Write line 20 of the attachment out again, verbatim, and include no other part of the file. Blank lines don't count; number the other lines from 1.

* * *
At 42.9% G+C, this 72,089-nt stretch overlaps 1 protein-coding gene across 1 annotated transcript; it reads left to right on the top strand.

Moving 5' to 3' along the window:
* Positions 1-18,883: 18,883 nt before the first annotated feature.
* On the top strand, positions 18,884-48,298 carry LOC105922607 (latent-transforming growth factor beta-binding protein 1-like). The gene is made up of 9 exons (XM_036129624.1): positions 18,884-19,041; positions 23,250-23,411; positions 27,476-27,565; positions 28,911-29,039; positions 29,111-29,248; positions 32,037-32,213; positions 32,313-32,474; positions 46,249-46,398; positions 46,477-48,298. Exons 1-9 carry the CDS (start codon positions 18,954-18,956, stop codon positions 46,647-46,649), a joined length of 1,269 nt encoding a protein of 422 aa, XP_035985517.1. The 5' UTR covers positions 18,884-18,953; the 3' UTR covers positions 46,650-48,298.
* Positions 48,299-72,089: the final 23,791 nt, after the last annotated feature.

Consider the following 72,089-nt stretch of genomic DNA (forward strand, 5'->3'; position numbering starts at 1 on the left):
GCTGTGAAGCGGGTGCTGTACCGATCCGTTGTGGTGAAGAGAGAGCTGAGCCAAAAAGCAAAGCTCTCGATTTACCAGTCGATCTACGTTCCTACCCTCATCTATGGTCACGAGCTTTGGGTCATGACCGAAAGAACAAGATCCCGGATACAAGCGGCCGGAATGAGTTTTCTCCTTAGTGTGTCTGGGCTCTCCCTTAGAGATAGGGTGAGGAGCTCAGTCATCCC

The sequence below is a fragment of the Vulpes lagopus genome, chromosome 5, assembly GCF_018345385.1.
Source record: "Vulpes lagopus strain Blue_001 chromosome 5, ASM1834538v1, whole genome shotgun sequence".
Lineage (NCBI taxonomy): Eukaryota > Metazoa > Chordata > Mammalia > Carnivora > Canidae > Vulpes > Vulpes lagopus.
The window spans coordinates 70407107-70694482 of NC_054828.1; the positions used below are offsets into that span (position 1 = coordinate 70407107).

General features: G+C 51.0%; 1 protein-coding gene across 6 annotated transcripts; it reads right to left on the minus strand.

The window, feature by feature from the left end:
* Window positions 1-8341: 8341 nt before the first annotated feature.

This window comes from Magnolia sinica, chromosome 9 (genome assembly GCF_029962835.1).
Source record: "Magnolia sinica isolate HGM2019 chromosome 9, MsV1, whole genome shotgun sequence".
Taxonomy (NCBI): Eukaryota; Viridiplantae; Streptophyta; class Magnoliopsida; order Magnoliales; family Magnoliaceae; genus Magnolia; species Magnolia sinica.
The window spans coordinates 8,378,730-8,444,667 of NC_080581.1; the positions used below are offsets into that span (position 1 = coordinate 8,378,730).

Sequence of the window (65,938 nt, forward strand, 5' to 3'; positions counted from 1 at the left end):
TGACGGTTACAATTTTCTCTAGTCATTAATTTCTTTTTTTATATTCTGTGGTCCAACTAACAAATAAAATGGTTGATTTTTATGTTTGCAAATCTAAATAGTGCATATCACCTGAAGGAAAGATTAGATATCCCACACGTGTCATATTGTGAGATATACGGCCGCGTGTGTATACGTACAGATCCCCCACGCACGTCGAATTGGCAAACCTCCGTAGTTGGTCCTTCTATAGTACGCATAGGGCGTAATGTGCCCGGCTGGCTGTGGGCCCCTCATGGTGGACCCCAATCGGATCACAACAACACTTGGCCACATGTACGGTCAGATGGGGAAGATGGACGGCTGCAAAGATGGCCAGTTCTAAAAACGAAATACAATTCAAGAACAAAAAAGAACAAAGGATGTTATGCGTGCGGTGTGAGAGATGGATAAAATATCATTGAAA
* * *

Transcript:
TGACGGTTACAATTTTCTCTAGTCATTAATTTCTTTTTTTATATTCTGTGGTCCAACTAACAAATAAAATGGTTGATTTTTATGTTTGCAAATCTAAATAGTGCATATCACCTGAAGGAAAGATTAGATATCCCACACGTGTCATATTGTGAGATATACGGCCGCGTGTGTATACGTACAGATCCCCCACGCACGTCGAATTGGCAAACCTCCGTAGTTGGTCCTTCTATAGTACGCATAGGGCGTAATGTGCCCGGCTGGCTGTGGGCCCCTCATGGTGGACCCCAATCGGATCACAACAACACTTGGCCACATGTACGGTCAGATGGGGAAGATGGACGGCTGCAAAGATGGCCAGTTCTAAAAACGAAATACAATTCAAGAACAAAAAAGAACAAAGGATGTTATGCGTGCGGTGTGAGAGATGGATAAAATATCATTGAAA